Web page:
Sunday, February 17, 2008

Republicans, Dinosaurs and Tent Sizes

I didn't particularly want to vote for George Bush in 2004. But he was the candidate for the party, and I voted for him. The alternative was unacceptable.

We are now facing a similar situation with John McCain. I will vote for him also, despite some misgivings about some things, because the alternative is still unacceptable. Yet I keep hearing conservative "purists" focusing only on what they don't like about him, completely ignoring his conservative voting record or any of the clearly good and conservative things he has done and promises to do, and generally having a hissy fit.

The Republican party is floundering. The people who are lining up to support McCain aren't doing it "just to gain money and attention"; that's patronizing. Could it actually be that they want the Republican party to WIN in November? Could it actually be that even if McCain doesn't represent their own beliefs 100 percent, they still understand that politics is about compromise? Could it be that they understand that if the Democrats get in, the damage they can do may be irreversible? That they will appoint many Supreme Court Justices? That NOTHING will be done to secure our border?

With a Democrat President and Congress, a massive amnesty will be granted to millions of illegals, solely on the Democrats terms. Illegal aliens may even eventually be allowed to vote in our elections... and it may be a long, long time before a Republican President or Congress is ever elected again. And if and when it does happen, the party could be completely unrecognizable from what it is now.

If the conservative purists continue to harangue and malign the Republican party because of McCain, he will at some point be compelled to take them at their word that they will never vote for him, and he will be forced to seek and rely on support from elsewhere; from further left in the party, from the Huckabee supporters, from independents and conservative Democrats. If he succeeds and wins, the purists may find themselves marginalized in the party, without a voice. Perhaps permanently.

If the purists succeed in sandbagging their own party and we lose in November, the Republican party becomes marginalized. Perhaps permanently.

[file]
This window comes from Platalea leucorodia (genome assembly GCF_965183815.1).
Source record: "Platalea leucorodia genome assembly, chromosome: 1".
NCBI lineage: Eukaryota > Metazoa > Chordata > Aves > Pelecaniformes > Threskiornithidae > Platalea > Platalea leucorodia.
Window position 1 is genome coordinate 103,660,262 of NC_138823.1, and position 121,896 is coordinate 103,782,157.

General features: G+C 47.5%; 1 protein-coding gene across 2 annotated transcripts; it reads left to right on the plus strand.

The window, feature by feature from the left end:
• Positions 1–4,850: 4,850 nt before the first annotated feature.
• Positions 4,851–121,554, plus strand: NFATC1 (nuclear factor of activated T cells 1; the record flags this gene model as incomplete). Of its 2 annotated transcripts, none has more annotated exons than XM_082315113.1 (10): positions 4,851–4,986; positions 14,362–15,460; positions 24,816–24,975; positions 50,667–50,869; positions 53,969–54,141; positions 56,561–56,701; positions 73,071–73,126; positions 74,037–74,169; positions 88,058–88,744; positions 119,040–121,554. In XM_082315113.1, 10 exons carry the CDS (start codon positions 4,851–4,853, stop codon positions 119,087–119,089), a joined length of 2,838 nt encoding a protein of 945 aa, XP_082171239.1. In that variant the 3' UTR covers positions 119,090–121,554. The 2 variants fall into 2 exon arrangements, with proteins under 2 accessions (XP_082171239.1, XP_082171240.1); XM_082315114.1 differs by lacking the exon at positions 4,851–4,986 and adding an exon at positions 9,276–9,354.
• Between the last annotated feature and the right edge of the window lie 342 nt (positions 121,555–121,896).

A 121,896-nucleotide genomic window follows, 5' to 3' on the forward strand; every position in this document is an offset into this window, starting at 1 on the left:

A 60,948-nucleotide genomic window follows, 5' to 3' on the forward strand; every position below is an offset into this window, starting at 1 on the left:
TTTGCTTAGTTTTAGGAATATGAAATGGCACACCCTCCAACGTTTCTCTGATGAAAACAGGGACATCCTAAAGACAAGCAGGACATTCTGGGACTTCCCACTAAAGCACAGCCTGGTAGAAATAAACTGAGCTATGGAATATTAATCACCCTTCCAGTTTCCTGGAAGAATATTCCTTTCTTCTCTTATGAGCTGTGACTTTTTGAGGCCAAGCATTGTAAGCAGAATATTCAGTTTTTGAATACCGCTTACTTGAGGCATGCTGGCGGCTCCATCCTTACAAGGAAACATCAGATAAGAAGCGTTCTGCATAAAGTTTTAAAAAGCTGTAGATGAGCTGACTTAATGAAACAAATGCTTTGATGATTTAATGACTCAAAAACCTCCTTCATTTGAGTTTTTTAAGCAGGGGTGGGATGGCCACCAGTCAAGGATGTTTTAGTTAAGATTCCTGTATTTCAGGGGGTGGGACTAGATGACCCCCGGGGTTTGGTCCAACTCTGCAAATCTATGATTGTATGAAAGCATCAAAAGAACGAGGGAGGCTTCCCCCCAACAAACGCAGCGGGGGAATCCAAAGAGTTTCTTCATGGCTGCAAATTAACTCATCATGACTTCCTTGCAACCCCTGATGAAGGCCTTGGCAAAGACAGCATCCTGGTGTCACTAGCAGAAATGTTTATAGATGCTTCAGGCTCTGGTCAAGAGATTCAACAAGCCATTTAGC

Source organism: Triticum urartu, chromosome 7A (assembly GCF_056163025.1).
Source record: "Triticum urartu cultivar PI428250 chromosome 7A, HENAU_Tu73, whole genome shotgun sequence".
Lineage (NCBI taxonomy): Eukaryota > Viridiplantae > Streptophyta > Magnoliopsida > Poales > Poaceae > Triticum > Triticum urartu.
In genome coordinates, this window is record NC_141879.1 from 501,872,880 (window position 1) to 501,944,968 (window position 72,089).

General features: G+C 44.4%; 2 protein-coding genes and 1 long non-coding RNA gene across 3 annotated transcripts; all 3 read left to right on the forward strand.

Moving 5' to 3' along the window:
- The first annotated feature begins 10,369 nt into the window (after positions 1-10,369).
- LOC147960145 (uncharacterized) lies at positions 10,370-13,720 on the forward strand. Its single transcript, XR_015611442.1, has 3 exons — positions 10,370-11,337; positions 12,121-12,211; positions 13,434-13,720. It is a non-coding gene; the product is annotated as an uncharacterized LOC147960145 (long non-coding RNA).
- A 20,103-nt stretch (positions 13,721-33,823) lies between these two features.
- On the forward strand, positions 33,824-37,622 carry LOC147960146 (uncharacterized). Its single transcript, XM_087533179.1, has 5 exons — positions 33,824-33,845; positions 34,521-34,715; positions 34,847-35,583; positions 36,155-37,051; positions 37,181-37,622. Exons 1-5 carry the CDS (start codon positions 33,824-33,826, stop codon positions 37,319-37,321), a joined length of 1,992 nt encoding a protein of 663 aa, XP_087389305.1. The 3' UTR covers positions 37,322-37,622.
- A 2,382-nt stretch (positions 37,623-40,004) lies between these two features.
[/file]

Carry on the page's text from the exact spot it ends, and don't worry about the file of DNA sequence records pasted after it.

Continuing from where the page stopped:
I hear the anti-McCainites saying "Forget the top of the ticket, just work to get conservatives elected in Congress". That sounds good in theory, but is it realistic? According to a recent USA Today/Gallup poll, conducted Feb. 8-10, 2008, only 41% of adults likely to vote this November say they would support the Republican candidate running in their congressional district. 55% say they would vote for the Democratic candidate.

Combine that with the fact the many Republican seats are becoming available as current members retire, and there aren't enough Republican candidates running to fill them all. Of course we must try to retake Congress, but realistically, the math is not on our side. You'd better believe the Democrats are doing the math. Shouldn't we? What do you think will happen if the Republican party is marginalized?

When I was a waiter in San Francisco, I used to overhear conversations of Democrats who had just come back from vacations to Cuba or Vietnam or some other commie worker's paradise. They would lament to their friends over dinner that America's biggest problem was it's two party system; in their "educated" opinion, only ONE party was needed. "If only the Republican's could be done away with, and sent to re-education camps like they have in Cuba".

They would all have a good laugh about that. But then more seriously, they would say that the next best thing to that would be to have the Republican party become marginalized and ineffective. And they believed the best way to do that was to hope for and encourage the most inflexible and ideological people in the Republican party, the purists, to take control of it. The benefits of that scenario would be twofold, because it would:

1.) Drive away moderates and independents, keeping it a small tent and thus making the party smaller.

2.) By letting the extreme right dominate the party, it gives the Democrats something to rail against, something to use to whip up THEIR base and get them out to vote.

They believed that with the Hard Right firmly in charge, the Republican party would continue to shrink in power and influence, until it could eventually be abolished as "unnecessary". Extinct, like the dinosaurs. The key was to just make sure the Republicans did not enjoy popular support. No big tents. No reaching out. Just inflexibility and intolerance in the name of ideological purity.

It looks to me like we are seeing the Democrats dream-come-true. The Republican party fractured and splintering. Purists calling everyone who disagrees with them RINOs. Huckubee supporters taking perhaps as much as 1/4 of the Republican vote, while the party's lead candidate, who has a realistic chance of winning in November, is not only not receiving sufficient support, but is actually being attacked by a significant portion of his own party. All to the great joy of Democrats.

Ideological purity and inflexibility is a losing strategy. We NEED a bigger tent. We can all agree to disagree about some things. We can respect our differences without kicking each other. We can form a coalition of the willing. Lets do it. Let's make a difference while we still can. We need to adapt to reality... or die. You can argue with reality, but you can't win against it. The choice isn't a hard one for me to make.

Related Links:

GOP Yet to Rally Around McCain

Politics and war - getting things in proportion

Democratic Party's Image More Positive Than GOP’s

GOP Identification in 2007 Lowest in Last Two Decades

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